Simply put it gives you the ability to customize SW or any other program
that alows it. To do what you want it to do.
For example :
start a new part.
hit the record button.
creat a sketch of a rectangle
extrude the rectangle to any length.
hit the stop button.
save the Macro file.
Now open another new part.
hit the play button and select the macro you just saved.
if all goes well it will make a box with the same dims you had before.
You can then use this to make a macro that will prompt a user for the
dimensions of that box
Then when a user plays the macro it will create a box the size they want.
Once you are proficient at writing macros you can use them to automate steps
that you always do in succession.
Actually you can run them from any location. You must have them in this
folder if you want to assign them to a HotKey on the keyboard. You can put
them in a central location for access over the network if you want.
Now, (SolidWorks) explain the logic of that to me. How does it make sense
to not allow hotkeys to access macros somewhere not in the "macros" folder,
but if you link them to a toolbar button, the button can have a hotkey. I
understand what you did, and it's a cool workaround, but kind of a rough
one. The number keypad macros Lee Bell and I worked on would be too
extensive to link all 28 of them to buttons, so therefore they go in the C:
drive folder, not on the network where they belong. However, for one or two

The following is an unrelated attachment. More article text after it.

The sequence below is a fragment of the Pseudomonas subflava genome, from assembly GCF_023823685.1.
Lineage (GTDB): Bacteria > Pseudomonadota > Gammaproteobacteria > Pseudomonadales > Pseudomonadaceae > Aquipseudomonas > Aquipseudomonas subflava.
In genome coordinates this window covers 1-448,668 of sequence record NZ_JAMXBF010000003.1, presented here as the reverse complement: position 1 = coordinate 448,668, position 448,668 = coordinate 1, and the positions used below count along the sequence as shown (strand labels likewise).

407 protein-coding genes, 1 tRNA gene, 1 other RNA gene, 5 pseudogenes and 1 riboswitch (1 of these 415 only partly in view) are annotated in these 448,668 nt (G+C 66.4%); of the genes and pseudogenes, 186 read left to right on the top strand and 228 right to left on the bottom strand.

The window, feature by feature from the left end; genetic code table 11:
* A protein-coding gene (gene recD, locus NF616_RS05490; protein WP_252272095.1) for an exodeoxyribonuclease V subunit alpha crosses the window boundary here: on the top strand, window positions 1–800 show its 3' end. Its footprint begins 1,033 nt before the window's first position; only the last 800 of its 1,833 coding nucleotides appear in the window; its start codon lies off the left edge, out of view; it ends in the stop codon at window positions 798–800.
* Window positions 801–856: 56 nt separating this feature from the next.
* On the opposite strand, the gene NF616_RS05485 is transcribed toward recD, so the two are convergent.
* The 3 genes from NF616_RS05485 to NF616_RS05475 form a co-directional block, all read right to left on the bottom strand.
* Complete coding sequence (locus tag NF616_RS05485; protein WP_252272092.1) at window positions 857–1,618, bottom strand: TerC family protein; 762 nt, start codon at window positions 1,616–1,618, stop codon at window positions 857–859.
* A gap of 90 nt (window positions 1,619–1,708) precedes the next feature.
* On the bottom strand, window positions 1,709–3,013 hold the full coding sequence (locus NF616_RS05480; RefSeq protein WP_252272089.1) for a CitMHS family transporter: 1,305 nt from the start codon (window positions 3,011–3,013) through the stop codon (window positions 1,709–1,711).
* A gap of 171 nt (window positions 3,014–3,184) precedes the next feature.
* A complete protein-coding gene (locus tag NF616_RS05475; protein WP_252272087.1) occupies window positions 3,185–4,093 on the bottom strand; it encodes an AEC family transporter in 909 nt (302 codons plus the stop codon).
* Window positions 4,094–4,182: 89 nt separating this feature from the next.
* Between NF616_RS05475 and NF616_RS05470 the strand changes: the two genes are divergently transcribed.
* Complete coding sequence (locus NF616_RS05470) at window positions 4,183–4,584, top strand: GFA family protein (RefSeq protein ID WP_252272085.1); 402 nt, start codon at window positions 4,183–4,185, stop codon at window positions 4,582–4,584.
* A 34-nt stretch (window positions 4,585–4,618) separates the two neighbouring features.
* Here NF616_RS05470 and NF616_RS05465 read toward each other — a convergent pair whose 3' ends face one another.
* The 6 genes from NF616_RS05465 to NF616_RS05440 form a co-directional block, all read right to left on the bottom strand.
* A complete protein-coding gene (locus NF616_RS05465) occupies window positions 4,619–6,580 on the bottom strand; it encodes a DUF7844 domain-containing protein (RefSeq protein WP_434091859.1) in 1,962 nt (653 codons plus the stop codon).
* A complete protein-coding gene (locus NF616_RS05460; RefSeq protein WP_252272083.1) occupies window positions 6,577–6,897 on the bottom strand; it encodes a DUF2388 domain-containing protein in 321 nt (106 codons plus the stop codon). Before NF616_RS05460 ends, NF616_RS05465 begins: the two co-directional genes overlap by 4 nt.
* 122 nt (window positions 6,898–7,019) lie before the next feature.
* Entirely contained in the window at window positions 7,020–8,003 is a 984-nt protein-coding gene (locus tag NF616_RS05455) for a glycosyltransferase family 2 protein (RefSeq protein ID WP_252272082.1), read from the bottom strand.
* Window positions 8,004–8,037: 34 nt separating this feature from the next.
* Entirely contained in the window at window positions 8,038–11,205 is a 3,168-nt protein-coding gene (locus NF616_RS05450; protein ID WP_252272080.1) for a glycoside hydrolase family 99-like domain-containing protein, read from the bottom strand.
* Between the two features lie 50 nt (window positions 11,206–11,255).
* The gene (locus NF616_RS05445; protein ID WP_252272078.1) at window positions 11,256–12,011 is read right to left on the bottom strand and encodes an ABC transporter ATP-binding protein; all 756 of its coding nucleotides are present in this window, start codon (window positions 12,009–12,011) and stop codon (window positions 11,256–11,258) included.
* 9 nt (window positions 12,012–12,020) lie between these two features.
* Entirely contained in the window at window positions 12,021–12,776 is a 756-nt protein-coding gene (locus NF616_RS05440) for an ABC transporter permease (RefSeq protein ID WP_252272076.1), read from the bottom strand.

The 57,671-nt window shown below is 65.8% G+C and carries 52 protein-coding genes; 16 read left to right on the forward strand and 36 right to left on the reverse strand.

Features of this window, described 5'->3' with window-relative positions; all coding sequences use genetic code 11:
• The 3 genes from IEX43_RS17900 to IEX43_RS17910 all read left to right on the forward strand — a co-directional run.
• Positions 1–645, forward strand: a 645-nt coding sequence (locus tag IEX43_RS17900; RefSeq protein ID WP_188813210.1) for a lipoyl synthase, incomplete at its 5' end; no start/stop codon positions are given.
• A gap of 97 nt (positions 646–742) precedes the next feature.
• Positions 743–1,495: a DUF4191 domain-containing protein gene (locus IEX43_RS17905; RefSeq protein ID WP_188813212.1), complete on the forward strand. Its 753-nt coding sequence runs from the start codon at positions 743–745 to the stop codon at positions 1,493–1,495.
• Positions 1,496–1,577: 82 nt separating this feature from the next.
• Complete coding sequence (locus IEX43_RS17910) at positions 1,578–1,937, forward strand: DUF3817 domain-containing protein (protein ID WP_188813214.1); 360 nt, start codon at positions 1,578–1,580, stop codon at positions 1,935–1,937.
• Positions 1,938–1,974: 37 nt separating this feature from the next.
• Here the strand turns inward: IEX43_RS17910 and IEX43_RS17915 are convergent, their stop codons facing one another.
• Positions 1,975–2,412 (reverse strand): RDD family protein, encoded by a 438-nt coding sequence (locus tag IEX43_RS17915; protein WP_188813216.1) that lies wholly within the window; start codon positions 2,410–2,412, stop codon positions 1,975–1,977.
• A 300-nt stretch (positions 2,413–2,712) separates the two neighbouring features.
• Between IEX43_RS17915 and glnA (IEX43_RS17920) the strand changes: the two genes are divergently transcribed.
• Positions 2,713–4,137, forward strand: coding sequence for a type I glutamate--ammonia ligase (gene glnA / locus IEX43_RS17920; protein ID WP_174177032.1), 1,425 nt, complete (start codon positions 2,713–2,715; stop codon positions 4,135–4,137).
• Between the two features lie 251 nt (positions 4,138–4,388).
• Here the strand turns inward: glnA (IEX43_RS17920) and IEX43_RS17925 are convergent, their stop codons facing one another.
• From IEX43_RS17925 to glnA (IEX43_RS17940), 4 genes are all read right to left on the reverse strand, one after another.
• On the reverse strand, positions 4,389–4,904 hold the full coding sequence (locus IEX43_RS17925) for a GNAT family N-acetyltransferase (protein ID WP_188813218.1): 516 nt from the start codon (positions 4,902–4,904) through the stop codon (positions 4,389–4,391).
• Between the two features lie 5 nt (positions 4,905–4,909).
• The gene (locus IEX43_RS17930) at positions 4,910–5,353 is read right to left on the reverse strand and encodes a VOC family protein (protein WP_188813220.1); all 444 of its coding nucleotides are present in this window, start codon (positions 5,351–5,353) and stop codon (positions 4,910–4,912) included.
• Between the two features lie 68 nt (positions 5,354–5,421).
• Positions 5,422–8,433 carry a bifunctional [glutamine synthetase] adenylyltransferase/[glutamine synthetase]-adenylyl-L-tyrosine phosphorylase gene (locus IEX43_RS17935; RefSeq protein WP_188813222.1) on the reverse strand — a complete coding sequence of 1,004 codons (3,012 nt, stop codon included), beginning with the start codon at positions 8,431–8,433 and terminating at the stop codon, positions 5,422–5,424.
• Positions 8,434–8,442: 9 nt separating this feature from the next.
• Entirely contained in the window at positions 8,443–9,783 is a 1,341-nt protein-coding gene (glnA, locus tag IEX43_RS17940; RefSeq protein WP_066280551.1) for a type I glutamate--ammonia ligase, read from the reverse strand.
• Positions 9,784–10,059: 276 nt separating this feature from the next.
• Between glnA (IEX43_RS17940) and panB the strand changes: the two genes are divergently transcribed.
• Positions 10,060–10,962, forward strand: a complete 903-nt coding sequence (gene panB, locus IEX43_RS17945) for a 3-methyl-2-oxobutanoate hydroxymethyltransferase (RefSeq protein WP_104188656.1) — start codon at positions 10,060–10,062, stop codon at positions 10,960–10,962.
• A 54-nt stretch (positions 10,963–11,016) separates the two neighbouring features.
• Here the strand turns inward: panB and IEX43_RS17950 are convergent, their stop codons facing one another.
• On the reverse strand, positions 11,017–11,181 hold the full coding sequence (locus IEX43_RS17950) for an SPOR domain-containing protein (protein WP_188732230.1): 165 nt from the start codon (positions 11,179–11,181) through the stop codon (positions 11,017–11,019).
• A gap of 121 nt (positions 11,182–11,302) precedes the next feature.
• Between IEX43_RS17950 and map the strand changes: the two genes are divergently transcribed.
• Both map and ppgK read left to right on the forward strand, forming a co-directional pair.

macros, your solution might be just the thing. Thanks for the idea.
You know, as I think about this, it's not much different from assigning
hotkeys in Windows. You can't (that I know if) assign a hotkey to an EXE
file, but if you put a shortcut to it on your desktop, you can assign a
hotkey to that shortcut. Accomplishes the task, but a bit kludgey.
Another finiky detail. If you assign your 28 to an unused toolbar. It
doesn't have to be active for it to work. For example add them to a useless
toolbar like Web and close the web toolbar. Now your hot keys all work. I
don't know how to do it but I am pretty sure you should be able to make your
own toolbar. Or atleast automate adding buttons for however many users you
have. Otherwise you just take an hour per computer and make sure you shut
down Solidworks before it crashes, so your tools don't get lost again. I
hate it when that happens!!!
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